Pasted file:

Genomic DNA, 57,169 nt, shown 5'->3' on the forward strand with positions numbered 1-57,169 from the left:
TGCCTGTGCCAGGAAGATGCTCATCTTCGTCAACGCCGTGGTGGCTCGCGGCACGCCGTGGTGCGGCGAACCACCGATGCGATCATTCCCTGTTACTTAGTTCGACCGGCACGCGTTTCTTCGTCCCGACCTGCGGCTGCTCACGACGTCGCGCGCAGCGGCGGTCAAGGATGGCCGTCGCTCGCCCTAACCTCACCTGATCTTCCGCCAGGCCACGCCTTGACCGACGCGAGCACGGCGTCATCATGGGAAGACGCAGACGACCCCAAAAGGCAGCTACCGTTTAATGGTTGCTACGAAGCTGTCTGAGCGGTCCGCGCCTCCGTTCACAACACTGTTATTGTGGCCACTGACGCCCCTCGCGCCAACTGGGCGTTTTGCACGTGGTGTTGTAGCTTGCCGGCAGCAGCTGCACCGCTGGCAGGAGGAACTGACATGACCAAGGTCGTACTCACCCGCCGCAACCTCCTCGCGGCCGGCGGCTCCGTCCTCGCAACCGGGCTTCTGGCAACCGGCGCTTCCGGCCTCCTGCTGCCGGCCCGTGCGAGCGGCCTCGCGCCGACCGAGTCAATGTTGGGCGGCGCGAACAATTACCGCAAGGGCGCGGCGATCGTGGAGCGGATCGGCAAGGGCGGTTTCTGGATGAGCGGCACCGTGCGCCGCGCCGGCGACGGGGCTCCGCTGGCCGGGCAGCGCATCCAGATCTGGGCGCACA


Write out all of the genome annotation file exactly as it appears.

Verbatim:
Genomic DNA, 57,169 nt, shown 5'->3' on the forward strand with positions numbered 1-57,169 from the left:
TGCCTGTGCCAGGAAGATGCTCATCTTCGTCAACGCCGTGGTGGCTCGCGGCACGCCGTGGTGCGGCGAACCACCGATGCGATCATTCCCTGTTACTTAGTTCGACCGGCACGCGTTTCTTCGTCCCGACCTGCGGCTGCTCACGACGTCGCGCGCAGCGGCGGTCAAGGATGGCCGTCGCTCGCCCTAACCTCACCTGATCTTCCGCCAGGCCACGCCTTGACCGACGCGAGCACGGCGTCATCATGGGAAGACGCAGACGACCCCAAAAGGCAGCTACCGTTTAATGGTTGCTACGAAGCTGTCTGAGCGGTCCGCGCCTCCGTTCACAACACTGTTATTGTGGCCACTGACGCCCCTCGCGCCAACTGGGCGTTTTGCACGTGGTGTTGTAGCTTGCCGGCAGCAGCTGCACCGCTGGCAGGAGGAACTGACATGACCAAGGTCGTACTCACCCGCCGCAACCTCCTCGCGGCCGGCGGCTCCGTCCTCGCAACCGGGCTTCTGGCAACCGGCGCTTCCGGCCTCCTGCTGCCGGCCCGTGCGAGCGGCCTCGCGCCGACCGAGTCAATGTTGGGCGGCGCGAACAATTACCGCAAGGGCGCGGCGATCGTGGAGCGGATCGGCAAGGGCGGTTTCTGGATGAGCGGCACCGTGCGCCGCGCCGGCGACGGGGCTCCGCTGGCCGGGCAGCGCATCCAGATCTGGGCGCACA